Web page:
Zak Holdsworth came all the way from a New Zealand farm to help reform the US healthcare system. At Hint Health he’s enabling a direct care model that frees (mostly) primary care practices from the overheads, hassles and misaligned incentives of third-party reimbursement. In his view, health insurance should pay for the occasional, unpredictable and expensive occurrences, not be the default payment method for predictable care.
Hint handles about a half billion dollars of payments now and is developing new tools to enable innovative approaches by health plans and employers.
Dr. Hong Tang grew up in rural China, and was encouraged by her pharmacist sister to become a physician. Both of her parents died from cancer, and had avoided chemotherapy because they feared the side effects.
As co-founder of OnQuality she is developing targeted cancer supportive therapy to address the root causes of oncology treatment side effects rather than just treating the symptoms. Oncologists are supportive and the more enlightened pharma companies understand the potential to improve adherence and outcomes.
Vlado Bosanac had a rough upbringing and left school early for the working world. From stationery salesman to lawn mower to property developer, to body builder, he’s taken an unusual and inspiring route.
As CEO and Chairman of Advanced Human Imaging, Vlado oversees an impressive array of smartphone-based human scanning technologies, with applications in fitness, mHealth, life and health insurance, and apparel. You’ll find the technology embedded across many partner apps.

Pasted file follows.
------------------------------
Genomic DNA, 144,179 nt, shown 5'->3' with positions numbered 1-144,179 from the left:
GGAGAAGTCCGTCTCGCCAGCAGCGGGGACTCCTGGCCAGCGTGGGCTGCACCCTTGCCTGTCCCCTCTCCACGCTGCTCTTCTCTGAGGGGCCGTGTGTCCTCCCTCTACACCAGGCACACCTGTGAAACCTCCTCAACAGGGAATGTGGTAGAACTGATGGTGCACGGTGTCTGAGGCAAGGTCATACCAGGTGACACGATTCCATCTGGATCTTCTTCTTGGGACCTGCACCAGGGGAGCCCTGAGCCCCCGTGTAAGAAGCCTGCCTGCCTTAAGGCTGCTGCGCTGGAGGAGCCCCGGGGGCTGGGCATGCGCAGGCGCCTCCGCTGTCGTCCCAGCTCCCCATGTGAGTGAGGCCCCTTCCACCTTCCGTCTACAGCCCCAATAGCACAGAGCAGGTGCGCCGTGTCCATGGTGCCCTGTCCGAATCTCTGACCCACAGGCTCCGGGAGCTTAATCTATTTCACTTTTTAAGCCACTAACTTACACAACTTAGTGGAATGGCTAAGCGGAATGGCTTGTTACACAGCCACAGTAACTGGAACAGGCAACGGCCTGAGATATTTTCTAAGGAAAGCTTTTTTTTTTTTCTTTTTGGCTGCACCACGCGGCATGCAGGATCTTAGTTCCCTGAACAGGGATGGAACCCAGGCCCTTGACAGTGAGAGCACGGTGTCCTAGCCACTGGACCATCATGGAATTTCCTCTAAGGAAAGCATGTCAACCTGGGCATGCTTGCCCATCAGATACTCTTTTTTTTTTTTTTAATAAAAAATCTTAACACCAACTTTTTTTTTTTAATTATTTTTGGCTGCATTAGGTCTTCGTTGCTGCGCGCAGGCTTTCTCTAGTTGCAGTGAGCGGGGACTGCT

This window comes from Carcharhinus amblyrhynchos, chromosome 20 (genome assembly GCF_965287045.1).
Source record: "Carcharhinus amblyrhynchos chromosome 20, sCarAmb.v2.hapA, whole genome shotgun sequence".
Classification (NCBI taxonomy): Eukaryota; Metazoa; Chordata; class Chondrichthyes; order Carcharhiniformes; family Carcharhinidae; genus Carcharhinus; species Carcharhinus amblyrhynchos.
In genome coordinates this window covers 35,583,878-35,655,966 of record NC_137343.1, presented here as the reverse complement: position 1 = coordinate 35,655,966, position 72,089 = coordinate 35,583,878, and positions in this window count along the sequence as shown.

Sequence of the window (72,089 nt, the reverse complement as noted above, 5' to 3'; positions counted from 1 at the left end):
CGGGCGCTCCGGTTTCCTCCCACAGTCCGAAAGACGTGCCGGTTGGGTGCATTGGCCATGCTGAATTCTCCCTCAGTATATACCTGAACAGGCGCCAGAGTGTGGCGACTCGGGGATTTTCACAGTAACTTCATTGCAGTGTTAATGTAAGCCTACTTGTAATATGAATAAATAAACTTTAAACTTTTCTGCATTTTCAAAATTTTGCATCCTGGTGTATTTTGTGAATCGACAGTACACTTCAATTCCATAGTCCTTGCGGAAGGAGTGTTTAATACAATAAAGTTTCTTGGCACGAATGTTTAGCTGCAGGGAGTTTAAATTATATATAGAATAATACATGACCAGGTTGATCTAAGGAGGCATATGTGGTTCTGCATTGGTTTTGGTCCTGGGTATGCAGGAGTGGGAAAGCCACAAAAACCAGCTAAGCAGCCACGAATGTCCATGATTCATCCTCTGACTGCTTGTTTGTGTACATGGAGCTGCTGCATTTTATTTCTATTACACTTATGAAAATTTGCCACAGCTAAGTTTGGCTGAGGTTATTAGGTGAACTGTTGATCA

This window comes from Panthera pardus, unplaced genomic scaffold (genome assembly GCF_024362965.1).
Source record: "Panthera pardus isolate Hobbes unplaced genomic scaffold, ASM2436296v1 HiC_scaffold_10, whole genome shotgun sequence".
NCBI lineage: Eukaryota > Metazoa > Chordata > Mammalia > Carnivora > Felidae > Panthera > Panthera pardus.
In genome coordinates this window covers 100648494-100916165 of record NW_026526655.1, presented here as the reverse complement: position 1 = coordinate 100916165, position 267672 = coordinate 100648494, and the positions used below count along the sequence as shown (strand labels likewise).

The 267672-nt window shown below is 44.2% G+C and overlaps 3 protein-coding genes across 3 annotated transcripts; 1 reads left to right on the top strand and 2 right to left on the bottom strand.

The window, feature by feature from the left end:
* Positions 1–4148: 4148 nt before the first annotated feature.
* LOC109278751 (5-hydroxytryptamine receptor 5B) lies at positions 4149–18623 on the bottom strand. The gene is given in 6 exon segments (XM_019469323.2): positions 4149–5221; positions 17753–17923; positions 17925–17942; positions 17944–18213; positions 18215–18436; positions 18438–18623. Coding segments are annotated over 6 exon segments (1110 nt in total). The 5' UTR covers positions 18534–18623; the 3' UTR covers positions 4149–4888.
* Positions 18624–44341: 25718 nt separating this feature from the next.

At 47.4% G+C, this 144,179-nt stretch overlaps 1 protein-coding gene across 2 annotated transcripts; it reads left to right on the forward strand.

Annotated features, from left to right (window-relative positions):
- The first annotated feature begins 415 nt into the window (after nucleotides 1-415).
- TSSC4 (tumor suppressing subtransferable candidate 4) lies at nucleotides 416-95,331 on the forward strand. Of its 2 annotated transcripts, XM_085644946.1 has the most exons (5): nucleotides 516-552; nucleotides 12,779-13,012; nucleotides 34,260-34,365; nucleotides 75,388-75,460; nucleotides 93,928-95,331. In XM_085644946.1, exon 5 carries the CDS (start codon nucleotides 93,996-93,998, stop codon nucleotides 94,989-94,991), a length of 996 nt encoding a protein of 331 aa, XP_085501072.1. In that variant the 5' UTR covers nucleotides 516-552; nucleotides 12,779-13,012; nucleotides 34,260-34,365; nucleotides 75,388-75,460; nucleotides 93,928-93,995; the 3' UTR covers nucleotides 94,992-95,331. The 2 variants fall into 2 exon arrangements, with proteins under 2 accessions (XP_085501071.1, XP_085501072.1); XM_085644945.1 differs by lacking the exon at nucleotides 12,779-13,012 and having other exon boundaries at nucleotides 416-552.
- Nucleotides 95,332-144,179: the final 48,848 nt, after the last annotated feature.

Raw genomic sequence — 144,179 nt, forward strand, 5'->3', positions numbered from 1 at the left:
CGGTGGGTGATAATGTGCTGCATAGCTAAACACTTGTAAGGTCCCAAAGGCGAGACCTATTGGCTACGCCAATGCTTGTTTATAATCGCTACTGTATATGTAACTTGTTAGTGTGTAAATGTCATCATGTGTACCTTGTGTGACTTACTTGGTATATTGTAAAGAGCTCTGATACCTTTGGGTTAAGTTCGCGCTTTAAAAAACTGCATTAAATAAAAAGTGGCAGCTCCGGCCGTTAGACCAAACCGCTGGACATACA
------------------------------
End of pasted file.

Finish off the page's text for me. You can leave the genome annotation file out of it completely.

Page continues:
Congruity Health CEO Justin Davis started his career as a math teacher and football coach before moving into healthcare –where he still uses math and football strategy!
In this episode of the HealthBiz podcast, Justin shares how Congruity leverages technology to help telemedicine companies identify the right interventions at the right time for the right patients with cardiometabolic conditions. With backing from its lead investor and strategic partner, Aviv Growth, Congruity is now moving into the realm of musculoskeletal disorders as well.
Naama Stauber Breckler grew up on a moshav, an environment that encouraged a lot of exploration. She was an officer and software engineer in the Israel Defense Forces, then worked for defense and security companies before moving to the US a decade ago.
At Stanford Business School, she found her calling in healthcare through cross-functional collaboration on unsolved problems, starting with catheters. She learned through her startup experience about deficiencies in distribution and patient support and decided there had to be a better way.
And now, she’s created Better Health, a startup that takes urology and ostomy supply to the next level with simple processes, personal consultations with experts, peer coaching and education. It’s the kind of experience I would want for myself and loved ones.
In this episode of the HealthBiz podcast, Naama explains what’s better about Better Health, and how the company is striving to bring value based care to a corner of the market where it hasn’t really been seen. Better Health is ramping up, having just announced a Series A financing led by Caffeinated Capital and General Catalyst.